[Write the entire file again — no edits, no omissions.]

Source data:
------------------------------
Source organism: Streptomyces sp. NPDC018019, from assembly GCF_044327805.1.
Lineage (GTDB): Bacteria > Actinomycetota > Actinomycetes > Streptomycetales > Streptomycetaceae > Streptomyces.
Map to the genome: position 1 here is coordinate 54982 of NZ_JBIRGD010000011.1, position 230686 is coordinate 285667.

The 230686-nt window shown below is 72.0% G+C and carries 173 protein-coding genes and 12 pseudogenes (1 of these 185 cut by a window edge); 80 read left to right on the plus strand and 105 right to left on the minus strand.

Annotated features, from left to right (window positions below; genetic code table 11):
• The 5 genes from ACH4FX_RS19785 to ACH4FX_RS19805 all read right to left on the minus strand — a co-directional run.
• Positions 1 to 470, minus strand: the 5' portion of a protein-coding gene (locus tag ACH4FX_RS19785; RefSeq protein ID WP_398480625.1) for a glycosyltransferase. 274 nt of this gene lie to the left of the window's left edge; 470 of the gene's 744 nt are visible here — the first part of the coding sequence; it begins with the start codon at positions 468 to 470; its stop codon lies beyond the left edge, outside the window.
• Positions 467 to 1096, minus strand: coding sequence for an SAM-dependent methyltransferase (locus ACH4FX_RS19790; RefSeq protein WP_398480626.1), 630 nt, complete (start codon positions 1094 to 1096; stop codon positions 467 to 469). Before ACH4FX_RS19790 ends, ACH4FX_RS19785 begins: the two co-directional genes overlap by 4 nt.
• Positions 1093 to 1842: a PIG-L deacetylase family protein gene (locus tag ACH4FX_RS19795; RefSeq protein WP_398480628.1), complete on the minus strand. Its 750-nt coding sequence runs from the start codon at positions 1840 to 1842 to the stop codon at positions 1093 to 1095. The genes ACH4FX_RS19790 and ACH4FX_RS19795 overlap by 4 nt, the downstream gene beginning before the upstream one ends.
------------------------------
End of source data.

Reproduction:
Source organism: Streptomyces sp. NPDC018019, from assembly GCF_044327805.1.
Lineage (GTDB): Bacteria > Actinomycetota > Actinomycetes > Streptomycetales > Streptomycetaceae > Streptomyces.
Map to the genome: position 1 here is coordinate 54982 of NZ_JBIRGD010000011.1, position 230686 is coordinate 285667.

The 230686-nt window shown below is 72.0% G+C and carries 173 protein-coding genes and 12 pseudogenes (1 of these 185 cut by a window edge); 80 read left to right on the plus strand and 105 right to left on the minus strand.

Annotated features, from left to right (window positions below; genetic code table 11):
• The 5 genes from ACH4FX_RS19785 to ACH4FX_RS19805 all read right to left on the minus strand — a co-directional run.
• Positions 1 to 470, minus strand: the 5' portion of a protein-coding gene (locus tag ACH4FX_RS19785; RefSeq protein ID WP_398480625.1) for a glycosyltransferase. 274 nt of this gene lie to the left of the window's left edge; 470 of the gene's 744 nt are visible here — the first part of the coding sequence; it begins with the start codon at positions 468 to 470; its stop codon lies beyond the left edge, outside the window.
• Positions 467 to 1096, minus strand: coding sequence for an SAM-dependent methyltransferase (locus ACH4FX_RS19790; RefSeq protein WP_398480626.1), 630 nt, complete (start codon positions 1094 to 1096; stop codon positions 467 to 469). Before ACH4FX_RS19790 ends, ACH4FX_RS19785 begins: the two co-directional genes overlap by 4 nt.
• Positions 1093 to 1842: a PIG-L deacetylase family protein gene (locus tag ACH4FX_RS19795; RefSeq protein WP_398480628.1), complete on the minus strand. Its 750-nt coding sequence runs from the start codon at positions 1840 to 1842 to the stop codon at positions 1093 to 1095. The genes ACH4FX_RS19790 and ACH4FX_RS19795 overlap by 4 nt, the downstream gene beginning before the upstream one ends.